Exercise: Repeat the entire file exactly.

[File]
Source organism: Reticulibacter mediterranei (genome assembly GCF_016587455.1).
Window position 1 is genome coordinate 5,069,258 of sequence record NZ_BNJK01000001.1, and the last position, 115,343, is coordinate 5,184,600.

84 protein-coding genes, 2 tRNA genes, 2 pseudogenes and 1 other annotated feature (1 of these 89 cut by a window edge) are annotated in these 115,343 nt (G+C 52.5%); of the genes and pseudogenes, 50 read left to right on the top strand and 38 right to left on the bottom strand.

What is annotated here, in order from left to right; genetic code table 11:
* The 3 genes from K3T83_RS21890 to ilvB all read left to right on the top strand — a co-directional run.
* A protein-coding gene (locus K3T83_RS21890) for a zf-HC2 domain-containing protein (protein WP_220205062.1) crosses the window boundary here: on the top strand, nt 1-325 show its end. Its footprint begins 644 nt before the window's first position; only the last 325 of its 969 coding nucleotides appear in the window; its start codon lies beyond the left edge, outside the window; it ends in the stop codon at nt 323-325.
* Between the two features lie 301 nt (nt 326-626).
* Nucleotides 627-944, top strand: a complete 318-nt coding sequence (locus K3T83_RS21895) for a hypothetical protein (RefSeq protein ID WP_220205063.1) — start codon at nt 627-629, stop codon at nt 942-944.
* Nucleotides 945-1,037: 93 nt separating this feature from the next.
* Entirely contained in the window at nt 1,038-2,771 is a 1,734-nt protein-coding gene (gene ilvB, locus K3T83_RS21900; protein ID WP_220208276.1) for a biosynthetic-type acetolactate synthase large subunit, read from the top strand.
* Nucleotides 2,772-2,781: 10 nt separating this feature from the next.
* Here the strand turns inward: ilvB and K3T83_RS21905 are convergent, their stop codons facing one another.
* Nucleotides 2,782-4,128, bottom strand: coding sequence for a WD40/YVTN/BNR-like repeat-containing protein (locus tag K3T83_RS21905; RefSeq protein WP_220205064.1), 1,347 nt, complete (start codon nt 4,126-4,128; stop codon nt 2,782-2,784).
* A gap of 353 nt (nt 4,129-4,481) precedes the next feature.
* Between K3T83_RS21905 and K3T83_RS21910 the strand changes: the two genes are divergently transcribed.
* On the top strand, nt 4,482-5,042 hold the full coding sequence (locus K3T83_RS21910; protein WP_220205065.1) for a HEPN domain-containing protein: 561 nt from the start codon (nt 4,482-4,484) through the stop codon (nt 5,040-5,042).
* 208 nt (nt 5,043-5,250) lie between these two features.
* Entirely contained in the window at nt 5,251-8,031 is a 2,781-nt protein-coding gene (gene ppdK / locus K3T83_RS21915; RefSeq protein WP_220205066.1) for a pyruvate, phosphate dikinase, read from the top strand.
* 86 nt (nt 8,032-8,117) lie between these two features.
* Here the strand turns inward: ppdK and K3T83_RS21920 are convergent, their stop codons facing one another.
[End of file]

Source organism: Reticulibacter mediterranei (genome assembly GCF_016587455.1).
Window position 1 is genome coordinate 5,069,258 of sequence record NZ_BNJK01000001.1, and the last position, 115,343, is coordinate 5,184,600.

84 protein-coding genes, 2 tRNA genes, 2 pseudogenes and 1 other annotated feature (1 of these 89 cut by a window edge) are annotated in these 115,343 nt (G+C 52.5%); of the genes and pseudogenes, 50 read left to right on the top strand and 38 right to left on the bottom strand.

What is annotated here, in order from left to right; genetic code table 11:
* The 3 genes from K3T83_RS21890 to ilvB all read left to right on the top strand — a co-directional run.
* A protein-coding gene (locus K3T83_RS21890) for a zf-HC2 domain-containing protein (protein WP_220205062.1) crosses the window boundary here: on the top strand, nt 1-325 show its end. Its footprint begins 644 nt before the window's first position; only the last 325 of its 969 coding nucleotides appear in the window; its start codon lies beyond the left edge, outside the window; it ends in the stop codon at nt 323-325.
* Between the two features lie 301 nt (nt 326-626).
* Nucleotides 627-944, top strand: a complete 318-nt coding sequence (locus K3T83_RS21895) for a hypothetical protein (RefSeq protein ID WP_220205063.1) — start codon at nt 627-629, stop codon at nt 942-944.
* Nucleotides 945-1,037: 93 nt separating this feature from the next.
* Entirely contained in the window at nt 1,038-2,771 is a 1,734-nt protein-coding gene (gene ilvB, locus K3T83_RS21900; protein ID WP_220208276.1) for a biosynthetic-type acetolactate synthase large subunit, read from the top strand.
* Nucleotides 2,772-2,781: 10 nt separating this feature from the next.
* Here the strand turns inward: ilvB and K3T83_RS21905 are convergent, their stop codons facing one another.
* Nucleotides 2,782-4,128, bottom strand: coding sequence for a WD40/YVTN/BNR-like repeat-containing protein (locus tag K3T83_RS21905; RefSeq protein WP_220205064.1), 1,347 nt, complete (start codon nt 4,126-4,128; stop codon nt 2,782-2,784).
* A gap of 353 nt (nt 4,129-4,481) precedes the next feature.
* Between K3T83_RS21905 and K3T83_RS21910 the strand changes: the two genes are divergently transcribed.
* On the top strand, nt 4,482-5,042 hold the full coding sequence (locus K3T83_RS21910; protein WP_220205065.1) for a HEPN domain-containing protein: 561 nt from the start codon (nt 4,482-4,484) through the stop codon (nt 5,040-5,042).
* 208 nt (nt 5,043-5,250) lie between these two features.
* Entirely contained in the window at nt 5,251-8,031 is a 2,781-nt protein-coding gene (gene ppdK / locus K3T83_RS21915; RefSeq protein WP_220205066.1) for a pyruvate, phosphate dikinase, read from the top strand.
* 86 nt (nt 8,032-8,117) lie between these two features.
* Here the strand turns inward: ppdK and K3T83_RS21920 are convergent, their stop codons facing one another.